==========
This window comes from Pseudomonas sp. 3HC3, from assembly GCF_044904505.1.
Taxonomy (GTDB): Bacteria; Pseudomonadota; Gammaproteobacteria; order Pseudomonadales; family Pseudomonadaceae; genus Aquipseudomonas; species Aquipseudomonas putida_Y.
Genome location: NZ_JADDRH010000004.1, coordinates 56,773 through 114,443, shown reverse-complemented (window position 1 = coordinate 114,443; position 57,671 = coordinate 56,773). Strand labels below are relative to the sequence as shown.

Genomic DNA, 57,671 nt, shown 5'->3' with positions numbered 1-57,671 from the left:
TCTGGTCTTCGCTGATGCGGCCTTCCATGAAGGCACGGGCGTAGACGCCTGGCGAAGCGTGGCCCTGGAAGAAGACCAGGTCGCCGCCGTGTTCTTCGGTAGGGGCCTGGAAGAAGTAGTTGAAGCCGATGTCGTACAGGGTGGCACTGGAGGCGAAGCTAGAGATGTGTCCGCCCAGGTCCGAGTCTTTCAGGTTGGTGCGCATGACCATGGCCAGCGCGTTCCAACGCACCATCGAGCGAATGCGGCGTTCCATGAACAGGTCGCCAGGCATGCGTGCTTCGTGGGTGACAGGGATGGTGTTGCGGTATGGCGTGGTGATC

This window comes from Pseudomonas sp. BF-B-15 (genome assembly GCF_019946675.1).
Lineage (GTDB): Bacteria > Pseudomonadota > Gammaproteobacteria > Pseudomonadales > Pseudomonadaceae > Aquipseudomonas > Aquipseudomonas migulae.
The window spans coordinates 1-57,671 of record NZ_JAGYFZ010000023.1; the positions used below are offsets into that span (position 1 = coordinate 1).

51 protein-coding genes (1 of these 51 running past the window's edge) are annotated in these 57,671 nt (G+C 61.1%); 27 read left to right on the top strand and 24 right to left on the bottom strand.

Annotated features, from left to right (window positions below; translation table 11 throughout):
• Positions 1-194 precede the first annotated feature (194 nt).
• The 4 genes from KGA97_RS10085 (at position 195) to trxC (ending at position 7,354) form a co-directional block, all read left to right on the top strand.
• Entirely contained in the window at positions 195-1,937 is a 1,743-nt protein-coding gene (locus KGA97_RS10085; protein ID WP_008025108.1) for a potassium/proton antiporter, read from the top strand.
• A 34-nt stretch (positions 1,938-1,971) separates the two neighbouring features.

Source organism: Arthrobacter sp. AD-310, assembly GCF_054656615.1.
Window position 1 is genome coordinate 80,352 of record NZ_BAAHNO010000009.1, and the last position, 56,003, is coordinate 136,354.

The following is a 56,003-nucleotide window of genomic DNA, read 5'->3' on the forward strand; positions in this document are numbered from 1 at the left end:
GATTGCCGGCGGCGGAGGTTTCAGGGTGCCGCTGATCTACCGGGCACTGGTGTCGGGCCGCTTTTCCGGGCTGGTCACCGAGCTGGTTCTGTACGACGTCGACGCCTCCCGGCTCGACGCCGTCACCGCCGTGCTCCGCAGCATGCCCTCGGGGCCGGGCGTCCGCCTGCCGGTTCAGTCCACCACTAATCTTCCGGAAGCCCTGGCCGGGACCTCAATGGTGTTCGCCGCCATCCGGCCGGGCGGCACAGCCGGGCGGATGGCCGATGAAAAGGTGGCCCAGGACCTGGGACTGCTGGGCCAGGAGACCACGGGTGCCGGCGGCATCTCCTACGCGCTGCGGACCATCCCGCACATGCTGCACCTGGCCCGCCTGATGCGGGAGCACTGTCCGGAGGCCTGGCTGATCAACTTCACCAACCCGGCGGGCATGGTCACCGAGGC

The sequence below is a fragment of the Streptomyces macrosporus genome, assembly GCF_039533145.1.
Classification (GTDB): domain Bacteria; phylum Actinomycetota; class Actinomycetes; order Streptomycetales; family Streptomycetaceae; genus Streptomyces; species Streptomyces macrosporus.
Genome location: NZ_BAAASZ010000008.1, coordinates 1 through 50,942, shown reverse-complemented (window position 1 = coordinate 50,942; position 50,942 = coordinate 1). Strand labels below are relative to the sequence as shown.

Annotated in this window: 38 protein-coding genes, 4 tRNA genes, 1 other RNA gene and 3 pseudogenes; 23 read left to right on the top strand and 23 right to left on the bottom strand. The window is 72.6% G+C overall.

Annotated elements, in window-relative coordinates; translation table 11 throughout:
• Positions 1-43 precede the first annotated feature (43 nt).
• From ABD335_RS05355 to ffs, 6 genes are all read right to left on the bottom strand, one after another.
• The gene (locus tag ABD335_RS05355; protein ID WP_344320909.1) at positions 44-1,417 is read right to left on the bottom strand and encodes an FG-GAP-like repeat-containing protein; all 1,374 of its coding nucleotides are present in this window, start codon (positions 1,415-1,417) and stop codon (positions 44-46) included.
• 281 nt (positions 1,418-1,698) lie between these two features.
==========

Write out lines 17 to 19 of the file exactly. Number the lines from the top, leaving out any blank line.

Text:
The following is a 56,003-nucleotide window of genomic DNA, read 5'->3' on the forward strand; positions in this document are numbered from 1 at the left end:
GATTGCCGGCGGCGGAGGTTTCAGGGTGCCGCTGATCTACCGGGCACTGGTGTCGGGCCGCTTTTCCGGGCTGGTCACCGAGCTGGTTCTGTACGACGTCGACGCCTCCCGGCTCGACGCCGTCACCGCCGTGCTCCGCAGCATGCCCTCGGGGCCGGGCGTCCGCCTGCCGGTTCAGTCCACCACTAATCTTCCGGAAGCCCTGGCCGGGACCTCAATGGTGTTCGCCGCCATCCGGCCGGGCGGCACAGCCGGGCGGATGGCCGATGAAAAGGTGGCCCAGGACCTGGGACTGCTGGGCCAGGAGACCACGGGTGCCGGCGGCATCTCCTACGCGCTGCGGACCATCCCGCACATGCTGCACCTGGCCCGCCTGATGCGGGAGCACTGTCCGGAGGCCTGGCTGATCAACTTCACCAACCCGGCGGGCATGGTCACCGAGGC

The sequence below is a fragment of the Streptomyces macrosporus genome, assembly GCF_039533145.1.